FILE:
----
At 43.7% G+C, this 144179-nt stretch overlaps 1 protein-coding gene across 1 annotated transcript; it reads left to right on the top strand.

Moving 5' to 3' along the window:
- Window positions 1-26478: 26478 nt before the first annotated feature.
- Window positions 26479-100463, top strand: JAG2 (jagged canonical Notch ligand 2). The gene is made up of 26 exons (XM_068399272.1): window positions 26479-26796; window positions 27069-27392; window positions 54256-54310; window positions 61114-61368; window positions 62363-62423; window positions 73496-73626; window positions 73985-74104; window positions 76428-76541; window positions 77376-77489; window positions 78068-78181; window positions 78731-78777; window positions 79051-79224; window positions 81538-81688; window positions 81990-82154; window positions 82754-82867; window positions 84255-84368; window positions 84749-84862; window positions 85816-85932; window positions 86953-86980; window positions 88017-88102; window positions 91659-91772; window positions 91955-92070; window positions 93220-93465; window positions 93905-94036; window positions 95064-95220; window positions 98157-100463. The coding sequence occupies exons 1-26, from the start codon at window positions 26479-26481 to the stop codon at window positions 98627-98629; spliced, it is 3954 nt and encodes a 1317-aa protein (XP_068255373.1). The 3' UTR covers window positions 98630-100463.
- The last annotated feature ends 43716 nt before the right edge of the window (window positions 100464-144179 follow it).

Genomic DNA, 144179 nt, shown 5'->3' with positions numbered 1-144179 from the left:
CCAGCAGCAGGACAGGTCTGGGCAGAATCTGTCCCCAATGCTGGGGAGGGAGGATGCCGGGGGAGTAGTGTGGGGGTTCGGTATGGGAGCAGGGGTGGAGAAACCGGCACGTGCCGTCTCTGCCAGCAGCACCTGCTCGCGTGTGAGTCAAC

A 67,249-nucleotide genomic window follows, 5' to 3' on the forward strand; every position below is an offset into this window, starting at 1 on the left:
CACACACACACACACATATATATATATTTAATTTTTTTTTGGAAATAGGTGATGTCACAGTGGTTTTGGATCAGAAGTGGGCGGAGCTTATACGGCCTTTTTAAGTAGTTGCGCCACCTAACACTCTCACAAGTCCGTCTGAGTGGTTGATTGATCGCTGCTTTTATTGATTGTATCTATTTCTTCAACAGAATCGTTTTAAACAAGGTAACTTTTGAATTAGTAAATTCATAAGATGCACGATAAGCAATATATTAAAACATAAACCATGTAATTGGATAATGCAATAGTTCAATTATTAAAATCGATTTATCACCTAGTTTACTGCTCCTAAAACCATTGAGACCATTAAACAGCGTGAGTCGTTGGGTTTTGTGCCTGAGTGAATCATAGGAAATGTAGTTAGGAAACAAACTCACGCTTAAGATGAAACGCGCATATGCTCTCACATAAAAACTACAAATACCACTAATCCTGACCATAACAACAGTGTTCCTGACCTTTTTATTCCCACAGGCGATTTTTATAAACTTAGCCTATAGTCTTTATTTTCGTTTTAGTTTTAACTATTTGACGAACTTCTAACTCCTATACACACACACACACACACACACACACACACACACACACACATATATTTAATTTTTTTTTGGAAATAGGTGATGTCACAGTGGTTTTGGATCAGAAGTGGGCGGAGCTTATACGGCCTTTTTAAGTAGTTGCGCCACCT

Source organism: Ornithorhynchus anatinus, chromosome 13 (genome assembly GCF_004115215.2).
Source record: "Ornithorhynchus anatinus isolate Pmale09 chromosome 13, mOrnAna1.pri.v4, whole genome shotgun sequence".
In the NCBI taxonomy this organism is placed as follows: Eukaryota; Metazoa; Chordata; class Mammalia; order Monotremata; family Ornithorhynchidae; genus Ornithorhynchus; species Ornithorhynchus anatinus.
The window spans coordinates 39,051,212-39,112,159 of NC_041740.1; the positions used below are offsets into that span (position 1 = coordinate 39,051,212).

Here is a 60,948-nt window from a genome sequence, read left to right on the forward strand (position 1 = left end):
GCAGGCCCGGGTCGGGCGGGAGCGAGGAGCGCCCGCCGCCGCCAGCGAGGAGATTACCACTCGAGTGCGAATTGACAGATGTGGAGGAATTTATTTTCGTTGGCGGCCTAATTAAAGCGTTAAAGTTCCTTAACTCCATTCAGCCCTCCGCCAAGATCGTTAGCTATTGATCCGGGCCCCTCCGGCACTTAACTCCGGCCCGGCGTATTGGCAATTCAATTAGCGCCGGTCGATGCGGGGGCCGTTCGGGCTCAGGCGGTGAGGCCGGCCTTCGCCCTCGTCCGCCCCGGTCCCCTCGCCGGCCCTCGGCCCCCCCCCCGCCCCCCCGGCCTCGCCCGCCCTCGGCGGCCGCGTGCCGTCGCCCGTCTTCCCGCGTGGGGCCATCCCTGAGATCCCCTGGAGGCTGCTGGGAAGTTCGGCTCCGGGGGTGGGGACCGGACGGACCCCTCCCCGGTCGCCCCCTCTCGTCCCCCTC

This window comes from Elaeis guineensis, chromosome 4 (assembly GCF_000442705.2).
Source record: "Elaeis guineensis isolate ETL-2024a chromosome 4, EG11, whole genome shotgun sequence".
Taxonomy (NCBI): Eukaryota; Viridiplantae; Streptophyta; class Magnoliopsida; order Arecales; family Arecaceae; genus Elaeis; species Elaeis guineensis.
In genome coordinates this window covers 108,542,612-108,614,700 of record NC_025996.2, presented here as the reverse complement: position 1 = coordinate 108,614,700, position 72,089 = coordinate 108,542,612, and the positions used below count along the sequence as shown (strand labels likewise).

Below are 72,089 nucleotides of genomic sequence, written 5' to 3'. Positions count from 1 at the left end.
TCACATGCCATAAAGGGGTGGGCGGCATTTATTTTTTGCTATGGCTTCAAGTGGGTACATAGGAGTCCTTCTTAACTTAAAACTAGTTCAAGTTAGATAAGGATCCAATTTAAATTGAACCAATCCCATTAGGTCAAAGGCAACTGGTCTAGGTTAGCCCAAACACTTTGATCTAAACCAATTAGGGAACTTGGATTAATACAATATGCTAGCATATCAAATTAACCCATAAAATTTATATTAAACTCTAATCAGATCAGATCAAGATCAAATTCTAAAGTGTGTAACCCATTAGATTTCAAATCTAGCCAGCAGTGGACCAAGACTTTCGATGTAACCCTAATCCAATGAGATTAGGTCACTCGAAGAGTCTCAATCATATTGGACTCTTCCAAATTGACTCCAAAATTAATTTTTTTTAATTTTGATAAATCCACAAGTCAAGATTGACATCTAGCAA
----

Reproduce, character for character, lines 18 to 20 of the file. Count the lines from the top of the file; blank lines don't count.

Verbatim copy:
Taxonomy (NCBI): Eukaryota; Viridiplantae; Streptophyta; class Magnoliopsida; order Arecales; family Arecaceae; genus Elaeis; species Elaeis guineensis.
In genome coordinates this window covers 108,542,612-108,614,700 of record NC_025996.2, presented here as the reverse complement: position 1 = coordinate 108,614,700, position 72,089 = coordinate 108,542,612, and the positions used below count along the sequence as shown (strand labels likewise).

Below are 72,089 nucleotides of genomic sequence, written 5' to 3'. Positions count from 1 at the left end.